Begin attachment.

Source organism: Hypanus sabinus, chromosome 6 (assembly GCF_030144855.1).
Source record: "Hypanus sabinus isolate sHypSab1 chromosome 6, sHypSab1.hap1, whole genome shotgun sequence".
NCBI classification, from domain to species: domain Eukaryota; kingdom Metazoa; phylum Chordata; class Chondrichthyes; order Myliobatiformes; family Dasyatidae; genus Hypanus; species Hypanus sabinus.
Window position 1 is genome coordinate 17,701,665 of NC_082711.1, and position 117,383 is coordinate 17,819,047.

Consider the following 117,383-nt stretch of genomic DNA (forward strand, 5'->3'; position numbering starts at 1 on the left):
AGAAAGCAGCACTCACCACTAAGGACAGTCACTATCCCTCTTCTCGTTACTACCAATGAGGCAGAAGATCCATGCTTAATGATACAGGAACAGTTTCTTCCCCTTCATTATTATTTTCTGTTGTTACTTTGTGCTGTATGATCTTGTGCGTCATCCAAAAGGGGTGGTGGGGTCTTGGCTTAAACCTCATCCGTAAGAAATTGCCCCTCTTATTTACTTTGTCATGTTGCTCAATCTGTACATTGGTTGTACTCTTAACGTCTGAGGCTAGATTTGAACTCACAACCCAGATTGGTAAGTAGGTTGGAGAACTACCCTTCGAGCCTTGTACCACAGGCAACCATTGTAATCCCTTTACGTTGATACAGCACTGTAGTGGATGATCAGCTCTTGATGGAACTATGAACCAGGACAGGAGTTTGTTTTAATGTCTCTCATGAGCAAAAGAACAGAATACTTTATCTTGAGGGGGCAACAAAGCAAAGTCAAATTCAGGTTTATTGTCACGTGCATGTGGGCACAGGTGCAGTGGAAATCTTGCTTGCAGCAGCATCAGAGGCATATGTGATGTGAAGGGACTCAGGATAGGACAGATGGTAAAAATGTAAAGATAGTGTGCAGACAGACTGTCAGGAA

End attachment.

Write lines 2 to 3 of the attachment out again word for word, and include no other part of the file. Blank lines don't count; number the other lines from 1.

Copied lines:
Source record: "Hypanus sabinus isolate sHypSab1 chromosome 6, sHypSab1.hap1, whole genome shotgun sequence".
NCBI classification, from domain to species: domain Eukaryota; kingdom Metazoa; phylum Chordata; class Chondrichthyes; order Myliobatiformes; family Dasyatidae; genus Hypanus; species Hypanus sabinus.